One of the questions I'm often asked by residency candidates is "what are you looking for in a resident?" It's a good question, and one that I thought I'd share here with this class of Medical Students.

The former head football coach for the Gophers, Lou Holtz, was looking for three characteristics in his players: ability, motivation, and attitude. This is similar to what I tell our resident applicants: I am looking for enthusiasm. Using Holtz's terminology, and thinking of the challenges that medical students have faced from kindergarten to getting into medical school, I take it as a given that you have learning ability, that is, the ability to study, acquire knowledge, and regurgitate it for exams. This ability is probably one of your fortes. I know less about your motivation although I assume it's also excellent, but I know practically nothing about your attitude, yet in the long run all three are critical to success. Of course, they overlap to one degree or another. A motivated student can improve his or her ability with intensive and focused effort. A good attitude is important for motivating oneself and one's teammates (and trust me, modern Medicine is a team activity). What I mean by enthusiasm encompasses something of all the characteristics that Holtz was looking for, but I am particularly interested in attitude.

Every resident applicant is required to write a personal statement. One that I will always remember from years ago was from a student who described how she, as a child, performed the autopsies on her neighborhood's dead pets! Her friends would come over with a dead guinea-pig, hamster, bird or whatever animal the Grim Reaper had visited, and her job was to figure out the cause of death. As I read her essay I thought she must be either really weird or had found her life's calling at an early age, but what came across very clearly was her enthusiasm. It's usually immediately obvious when I meet with a residency applicant that he or she is someone who is really interested and eager to learn.

Enthusiasm has a positive effect on most interviewers when they see it because it's such a differentiator in a group that already has proven academic ability and motivation. And beyond just interviews, enthusiasm is what most of us hope to find in the people we work with. At least it's what I'm looking for.

[First posted Dec 31, 2007]

January 12, 2009

Pre-employment testing for chronic diseases?

My friend and colleague, Dr. Bruce Friedman, in a blog post last week mused on whether pre-employment testing for chronic diseases was legal. It's an interesting question because so many chronic diseases such as diabetes, or risk of heart disease are identifiable merely by doing laboratory testing. According to an article in HR Magazine from 1992 the Americans with Disabilities Act (ADA) specifies that:

...after making a conditional offer of employment, but before the applicant actually commences active employment, an employer may make unrestricted medical inquiries, but may not refuse to hire an applicant with a disability based on the results of such inquiries, unless the reason for the rejection is "job-related and justified by business necessity."

This makes me wonder what, if any, duty an employer who discovers some medical information about a job applicant has to disclose that information to the applicant (particularly if the applicant is not hired)?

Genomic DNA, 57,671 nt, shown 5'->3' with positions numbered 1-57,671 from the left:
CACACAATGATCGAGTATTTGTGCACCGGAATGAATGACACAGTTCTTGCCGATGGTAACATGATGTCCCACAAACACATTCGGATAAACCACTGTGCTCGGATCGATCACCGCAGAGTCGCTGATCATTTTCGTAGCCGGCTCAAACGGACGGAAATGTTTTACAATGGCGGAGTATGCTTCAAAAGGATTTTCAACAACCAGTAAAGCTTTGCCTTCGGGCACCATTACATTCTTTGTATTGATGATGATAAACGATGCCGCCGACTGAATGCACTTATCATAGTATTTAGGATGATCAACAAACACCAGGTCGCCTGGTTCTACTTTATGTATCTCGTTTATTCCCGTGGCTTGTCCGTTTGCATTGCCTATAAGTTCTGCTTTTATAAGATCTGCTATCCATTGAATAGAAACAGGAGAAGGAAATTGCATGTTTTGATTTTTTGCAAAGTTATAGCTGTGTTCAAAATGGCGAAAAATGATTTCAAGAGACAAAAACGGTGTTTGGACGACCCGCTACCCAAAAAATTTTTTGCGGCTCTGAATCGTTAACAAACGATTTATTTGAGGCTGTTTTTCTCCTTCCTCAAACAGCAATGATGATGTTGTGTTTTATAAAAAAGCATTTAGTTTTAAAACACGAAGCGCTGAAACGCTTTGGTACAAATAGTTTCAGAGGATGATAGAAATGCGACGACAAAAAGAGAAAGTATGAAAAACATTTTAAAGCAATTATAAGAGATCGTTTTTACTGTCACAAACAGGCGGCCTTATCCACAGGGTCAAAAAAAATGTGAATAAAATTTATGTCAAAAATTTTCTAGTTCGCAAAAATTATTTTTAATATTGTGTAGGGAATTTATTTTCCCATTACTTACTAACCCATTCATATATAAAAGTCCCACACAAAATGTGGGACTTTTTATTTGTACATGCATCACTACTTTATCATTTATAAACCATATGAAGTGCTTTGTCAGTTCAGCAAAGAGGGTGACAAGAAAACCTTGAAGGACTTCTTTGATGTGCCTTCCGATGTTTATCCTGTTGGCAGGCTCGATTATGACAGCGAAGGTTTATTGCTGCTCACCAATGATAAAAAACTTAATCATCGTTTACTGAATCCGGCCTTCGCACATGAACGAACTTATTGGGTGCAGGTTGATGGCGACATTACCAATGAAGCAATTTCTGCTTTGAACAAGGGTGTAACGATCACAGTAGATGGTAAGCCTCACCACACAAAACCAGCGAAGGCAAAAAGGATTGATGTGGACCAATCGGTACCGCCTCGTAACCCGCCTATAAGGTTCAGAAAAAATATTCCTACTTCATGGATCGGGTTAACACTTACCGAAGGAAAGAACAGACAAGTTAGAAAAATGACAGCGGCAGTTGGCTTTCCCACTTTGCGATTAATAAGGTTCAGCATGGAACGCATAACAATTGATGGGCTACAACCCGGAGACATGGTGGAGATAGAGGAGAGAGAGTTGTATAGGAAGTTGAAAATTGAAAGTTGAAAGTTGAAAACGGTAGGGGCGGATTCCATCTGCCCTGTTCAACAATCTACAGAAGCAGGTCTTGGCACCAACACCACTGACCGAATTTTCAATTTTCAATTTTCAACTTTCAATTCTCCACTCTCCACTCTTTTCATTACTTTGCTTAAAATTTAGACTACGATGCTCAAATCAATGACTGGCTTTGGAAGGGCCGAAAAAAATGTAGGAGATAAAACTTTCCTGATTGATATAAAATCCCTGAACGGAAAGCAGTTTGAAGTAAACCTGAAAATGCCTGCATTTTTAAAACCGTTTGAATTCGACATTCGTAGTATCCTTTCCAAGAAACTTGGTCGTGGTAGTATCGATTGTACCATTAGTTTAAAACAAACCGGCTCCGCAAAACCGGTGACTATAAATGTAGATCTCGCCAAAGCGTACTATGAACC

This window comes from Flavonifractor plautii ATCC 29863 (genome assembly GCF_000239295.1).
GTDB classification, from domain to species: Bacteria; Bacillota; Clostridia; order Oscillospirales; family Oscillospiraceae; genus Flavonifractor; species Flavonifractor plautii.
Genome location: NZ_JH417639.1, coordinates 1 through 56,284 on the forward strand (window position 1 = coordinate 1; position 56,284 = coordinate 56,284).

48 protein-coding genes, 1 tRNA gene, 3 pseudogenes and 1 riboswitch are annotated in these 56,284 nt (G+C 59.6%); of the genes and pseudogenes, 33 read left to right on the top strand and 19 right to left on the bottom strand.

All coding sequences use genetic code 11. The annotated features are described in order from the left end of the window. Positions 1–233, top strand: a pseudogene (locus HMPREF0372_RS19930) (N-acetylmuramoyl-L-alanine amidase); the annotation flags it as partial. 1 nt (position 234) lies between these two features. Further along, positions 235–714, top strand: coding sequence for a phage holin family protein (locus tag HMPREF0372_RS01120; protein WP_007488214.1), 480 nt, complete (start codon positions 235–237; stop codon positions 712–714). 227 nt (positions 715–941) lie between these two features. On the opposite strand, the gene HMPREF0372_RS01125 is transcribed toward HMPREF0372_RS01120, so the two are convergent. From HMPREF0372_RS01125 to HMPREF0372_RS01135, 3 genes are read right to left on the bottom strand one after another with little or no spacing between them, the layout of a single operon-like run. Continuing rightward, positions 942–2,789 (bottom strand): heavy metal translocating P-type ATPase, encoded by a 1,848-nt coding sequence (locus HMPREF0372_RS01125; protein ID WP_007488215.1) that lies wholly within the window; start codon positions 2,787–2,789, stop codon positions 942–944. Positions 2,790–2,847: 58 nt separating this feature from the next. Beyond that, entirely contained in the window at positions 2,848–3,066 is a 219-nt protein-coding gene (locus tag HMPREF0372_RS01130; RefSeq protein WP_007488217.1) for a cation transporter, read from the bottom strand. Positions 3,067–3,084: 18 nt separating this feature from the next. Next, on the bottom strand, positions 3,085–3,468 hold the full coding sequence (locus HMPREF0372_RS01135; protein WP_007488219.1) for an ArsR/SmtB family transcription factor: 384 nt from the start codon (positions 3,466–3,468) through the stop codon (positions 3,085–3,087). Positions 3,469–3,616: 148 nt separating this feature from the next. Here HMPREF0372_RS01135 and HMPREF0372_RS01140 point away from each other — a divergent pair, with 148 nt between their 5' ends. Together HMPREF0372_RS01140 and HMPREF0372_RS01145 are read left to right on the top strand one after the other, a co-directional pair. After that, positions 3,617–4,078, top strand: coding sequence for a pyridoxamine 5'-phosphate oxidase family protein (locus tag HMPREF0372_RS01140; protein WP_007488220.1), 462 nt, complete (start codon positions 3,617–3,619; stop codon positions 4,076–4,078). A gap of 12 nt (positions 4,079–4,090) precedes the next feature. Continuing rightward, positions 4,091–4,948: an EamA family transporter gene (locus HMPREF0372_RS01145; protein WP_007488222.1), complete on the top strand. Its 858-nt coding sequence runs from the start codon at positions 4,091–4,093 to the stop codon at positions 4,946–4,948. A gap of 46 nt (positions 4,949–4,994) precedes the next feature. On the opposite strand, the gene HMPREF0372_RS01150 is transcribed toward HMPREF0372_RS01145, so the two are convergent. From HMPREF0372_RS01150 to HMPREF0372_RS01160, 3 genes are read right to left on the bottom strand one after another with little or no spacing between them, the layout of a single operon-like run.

The more recent Genetic Information Nondiscrimination Act of 2008 prohibits the use of an individual's genetic information for making hiring or firing decisions. An article in the New England Journal of Medicine last year outlines the provisions of that act.

Rainbow Drawing

I first came across the term "rainbow draw" quite recently. It refers to the practice of drawing one of each blood tube type from a patient without a clear understanding of which tests are going to be performed. Some tubes have anticoagulants, of which there are there are several types (e.g., heparin, EDTA, citrate), some have serum separator gels, some are just plain tubes and so on. These tubes are recognizable by the different color of their caps and so the allusion to a rainbow. We use different tubes because some assays require serum (e.g., chemistry tests), some require anticoagulated blood (e.g., complete blood counts), some require plasma (e.g., coagulation assays) and so on.

A rainbow draw is a strange approach to sample collection! Some of these tubes are quite specialized, and it's unlikely most patients would routinely need, for example, a tube collected for analysis of heavy metals. I understand that having to re-draw a patient is time consuming and perhaps uncomfortable for the patient, but drawing one of every tube is a waste of tubes, a waste of blood, and a substitute for rational thinking about which tubes are needed for different laboratory tests.


January 9, 2009

Newborn screening stories from the MN Dept. of Health

During the Introductory lecture, we talked about newborn screening programs as an example of an indication for performing a laboratory test: identifying disease in people who don't have any symptoms or signs other than what can be discovered by laboratory analysis.

The Minnesota Dept. of Health has recently included some individual patient stories on the website for the state's newborn screening program (I am a member of the advisory panel for the newborn screening program). These stories, told by parents or children who might have died or been very ill had it not been for early recognition of their disease, bring out very powerfully how important this program and others like it are to these families.